Discussion in 'General Electronics Discussion' started by BlackMelon, Apr 17, 2016.

1. ### Ratch

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Mar 10, 2013
I believe this argument in the past has reached a conclusion. Describing the operation of a BJT with respect to its physics stops the chicken and egg argument dead in its tracks.

Just because a BJT is a voltage controlled current source (transconductance amplifier) does not mean that circuit design should be based on manipulating the small, highly nonlinear Vbe. Why do folks deduce that? In fact, the strategy appears to be to swamp out the Vbe with lots of resistance in the base and emitter circuits (current driven). This assures that the higher bias voltage needed to overcome this resistance will minimize the effect of Vbe. That is well and good, but folks should realize that Vbe is really what is really controlling Ic, and not aver that Ib controls Ic.

Ratch

2. ### Ratch

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Mar 10, 2013
R = V/I and its variants is not Ohm's law. It is the definition of resistance. Ohm's law is concerned with the linearity of the resistance. Components like junction diodes do not follow Ohm's law. Other components like most resistors do (within a wide range of values). So Ohm's law is a property of a material, not a calculation of its resistance. Most good physics textbooks explain this.

You would not say "The wind is blowing", or "The stream is flowing", would you. There would not be a wind unless the air is moving, and there would not be a flow unless the water is moving. So why say "current flow", which is the same as saying charge flow flow. Say instead "charge flow", "current is present", or "current exists".

Ratch

3. ### LvW

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Apr 12, 2014
Yes - that`s true.
On the other hand, I think the real working principle of a BJT should be clear as it was discussed also in this forum already some time ago (although some persons are still denying physical facts). For participating in THIS discussion, my only intention is to reveal the surprising (or even "funny") contradiction as described in one of my former answers (post#12):
While discussing the methods for designing a simple BJT-based amplifier stage it was claimed that the application of a "current control view" would be simpler and easier. Hence, "curent-control defenders" believe to apply current-control, but in reality they don`t. They apply exactly the same rules and equations as everybody.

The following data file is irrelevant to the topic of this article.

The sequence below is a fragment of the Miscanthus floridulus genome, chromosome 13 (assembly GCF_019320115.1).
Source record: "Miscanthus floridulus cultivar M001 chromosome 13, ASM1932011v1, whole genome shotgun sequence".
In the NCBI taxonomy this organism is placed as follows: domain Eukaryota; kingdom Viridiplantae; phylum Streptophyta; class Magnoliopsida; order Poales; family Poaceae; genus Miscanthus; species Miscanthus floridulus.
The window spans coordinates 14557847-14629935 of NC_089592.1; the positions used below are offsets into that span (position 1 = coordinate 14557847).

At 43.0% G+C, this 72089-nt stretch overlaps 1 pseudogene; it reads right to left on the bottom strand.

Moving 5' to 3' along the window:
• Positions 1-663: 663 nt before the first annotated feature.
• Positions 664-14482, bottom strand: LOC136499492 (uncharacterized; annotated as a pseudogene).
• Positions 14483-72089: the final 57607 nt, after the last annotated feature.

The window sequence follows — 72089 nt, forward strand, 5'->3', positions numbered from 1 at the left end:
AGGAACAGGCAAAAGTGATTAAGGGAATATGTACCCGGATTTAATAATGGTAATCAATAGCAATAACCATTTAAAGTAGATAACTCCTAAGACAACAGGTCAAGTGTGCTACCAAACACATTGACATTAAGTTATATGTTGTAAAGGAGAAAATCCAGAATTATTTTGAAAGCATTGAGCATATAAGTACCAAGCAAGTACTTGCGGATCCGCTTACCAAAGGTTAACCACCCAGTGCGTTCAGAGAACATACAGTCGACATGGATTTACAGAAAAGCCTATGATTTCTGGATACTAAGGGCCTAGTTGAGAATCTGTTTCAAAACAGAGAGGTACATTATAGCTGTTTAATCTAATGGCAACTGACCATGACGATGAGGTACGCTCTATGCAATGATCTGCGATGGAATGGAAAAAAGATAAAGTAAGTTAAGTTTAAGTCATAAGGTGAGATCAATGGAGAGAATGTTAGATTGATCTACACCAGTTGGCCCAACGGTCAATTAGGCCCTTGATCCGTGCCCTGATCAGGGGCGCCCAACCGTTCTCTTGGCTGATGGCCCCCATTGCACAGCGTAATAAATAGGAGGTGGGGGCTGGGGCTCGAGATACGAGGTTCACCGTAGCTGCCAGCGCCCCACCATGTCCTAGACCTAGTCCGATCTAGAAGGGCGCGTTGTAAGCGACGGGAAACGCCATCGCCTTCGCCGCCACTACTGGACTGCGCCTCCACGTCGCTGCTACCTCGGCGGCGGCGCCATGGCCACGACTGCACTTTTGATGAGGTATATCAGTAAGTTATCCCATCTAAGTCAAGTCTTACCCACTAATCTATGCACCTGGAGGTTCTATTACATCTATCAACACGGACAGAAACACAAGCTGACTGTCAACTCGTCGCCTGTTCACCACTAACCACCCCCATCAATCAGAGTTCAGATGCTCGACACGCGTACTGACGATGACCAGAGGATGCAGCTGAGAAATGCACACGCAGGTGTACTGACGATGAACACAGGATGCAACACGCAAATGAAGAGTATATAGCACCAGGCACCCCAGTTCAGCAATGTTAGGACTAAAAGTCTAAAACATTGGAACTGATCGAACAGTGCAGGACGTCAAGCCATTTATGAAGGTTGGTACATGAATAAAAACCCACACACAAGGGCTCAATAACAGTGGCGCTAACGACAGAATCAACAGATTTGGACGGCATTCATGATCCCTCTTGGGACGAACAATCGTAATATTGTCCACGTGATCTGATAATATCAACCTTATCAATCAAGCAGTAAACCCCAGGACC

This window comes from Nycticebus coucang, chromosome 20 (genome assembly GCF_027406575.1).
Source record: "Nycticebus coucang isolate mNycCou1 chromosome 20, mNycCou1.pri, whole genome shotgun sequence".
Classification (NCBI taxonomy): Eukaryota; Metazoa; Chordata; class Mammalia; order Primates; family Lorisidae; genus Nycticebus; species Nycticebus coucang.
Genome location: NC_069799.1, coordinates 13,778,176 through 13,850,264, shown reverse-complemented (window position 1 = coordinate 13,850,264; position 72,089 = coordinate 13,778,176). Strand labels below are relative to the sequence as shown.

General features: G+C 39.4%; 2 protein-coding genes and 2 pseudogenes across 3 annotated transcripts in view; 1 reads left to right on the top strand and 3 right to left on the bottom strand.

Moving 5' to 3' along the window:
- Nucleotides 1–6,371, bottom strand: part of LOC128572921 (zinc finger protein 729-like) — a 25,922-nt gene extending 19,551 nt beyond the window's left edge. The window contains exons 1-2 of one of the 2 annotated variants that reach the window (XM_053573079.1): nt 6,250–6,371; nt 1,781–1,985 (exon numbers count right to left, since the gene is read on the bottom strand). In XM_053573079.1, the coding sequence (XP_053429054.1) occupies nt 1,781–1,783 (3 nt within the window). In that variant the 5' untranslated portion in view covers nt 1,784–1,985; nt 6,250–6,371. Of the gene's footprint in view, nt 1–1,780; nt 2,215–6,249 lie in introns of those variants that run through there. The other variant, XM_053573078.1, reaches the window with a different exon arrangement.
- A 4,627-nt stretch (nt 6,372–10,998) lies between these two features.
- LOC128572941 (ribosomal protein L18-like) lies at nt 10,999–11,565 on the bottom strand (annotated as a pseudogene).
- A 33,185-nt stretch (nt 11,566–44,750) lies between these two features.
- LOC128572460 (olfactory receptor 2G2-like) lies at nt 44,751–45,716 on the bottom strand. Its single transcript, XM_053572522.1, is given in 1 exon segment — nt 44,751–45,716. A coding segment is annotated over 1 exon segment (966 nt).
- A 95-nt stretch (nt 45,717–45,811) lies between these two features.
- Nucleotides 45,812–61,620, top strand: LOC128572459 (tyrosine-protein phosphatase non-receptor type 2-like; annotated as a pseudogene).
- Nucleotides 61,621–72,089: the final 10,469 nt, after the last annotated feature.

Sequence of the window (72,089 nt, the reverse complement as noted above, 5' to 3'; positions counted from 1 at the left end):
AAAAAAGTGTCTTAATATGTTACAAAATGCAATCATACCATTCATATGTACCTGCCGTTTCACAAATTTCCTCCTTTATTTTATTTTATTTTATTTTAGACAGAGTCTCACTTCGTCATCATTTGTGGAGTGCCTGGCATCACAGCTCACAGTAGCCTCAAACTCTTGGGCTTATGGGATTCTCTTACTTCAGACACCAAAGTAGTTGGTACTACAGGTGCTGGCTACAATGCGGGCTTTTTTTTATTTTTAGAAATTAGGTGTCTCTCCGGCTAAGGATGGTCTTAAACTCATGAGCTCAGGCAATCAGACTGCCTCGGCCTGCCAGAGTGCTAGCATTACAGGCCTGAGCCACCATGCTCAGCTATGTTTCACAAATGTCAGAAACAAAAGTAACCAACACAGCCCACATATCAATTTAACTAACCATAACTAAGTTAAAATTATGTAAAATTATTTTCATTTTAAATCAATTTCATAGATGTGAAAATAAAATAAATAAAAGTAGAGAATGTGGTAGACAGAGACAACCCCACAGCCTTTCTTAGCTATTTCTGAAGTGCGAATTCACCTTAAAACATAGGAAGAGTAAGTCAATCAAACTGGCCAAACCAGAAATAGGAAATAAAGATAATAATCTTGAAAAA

I am really curious to learn in which design step and how the "current-control" feature is applied.
However, up to now I didn`t get any answer - just a statement like Ic=B*Ib, which is not very convincing.

4. ### Ratch

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Mar 10, 2013
Everyone should read this link. http://cr4.globalspec.com/thread/68055/voltage-vs-current Especially posts #9 and #10. There is a lot of good info in that thread. By the way, Winfield Hill is the author of "The Art of Electronics". Observe the way he designs circuits. Interesting.

Ratch

5. ### duke37

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Jan 9, 2011
[QUOTE="
This is, certainly, not a chicken-egg question.
The voltage is always first; no current without driving voltage.[/QUOTE]
And no voltage without a current.

6. ### (*steve*)¡sǝpodᴉʇuɐ ǝɥʇ ɹɐǝɥdModerator

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Jan 21, 2010
excellent. Then you agree that Vbe does not control Ic

7. ### Ratch

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Mar 10, 2013
And no voltage without a current.[/QUOTE]

Yes, current and voltage go together. But that does not explain why a BJT, FET, and vacuum tubes are voltage controlled devices and a magnetic amplifier is a current controlled device. Unless you know the operational physics of these devices, you cannot tell what controls them even if you can do a rubber stamp design with them.

Ratch

8. ### Ratch

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Mar 10, 2013
How do you conclude that. Without Vbe, there would not be any control voltage at all across the emitter-base junction. Just because part of the Vbe voltage is lost across the bulk resistance, does not mean that Vbe is completely ineffective.

Ratch

9. ### (*steve*)¡sǝpodᴉʇuɐ ǝɥʇ ɹɐǝɥdModerator

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Jan 21, 2010
My apology, I misquoted LvW.

And the wind certainly is blowing hard right now. And the stream formed by the runoff from the rain is flowing rapidly.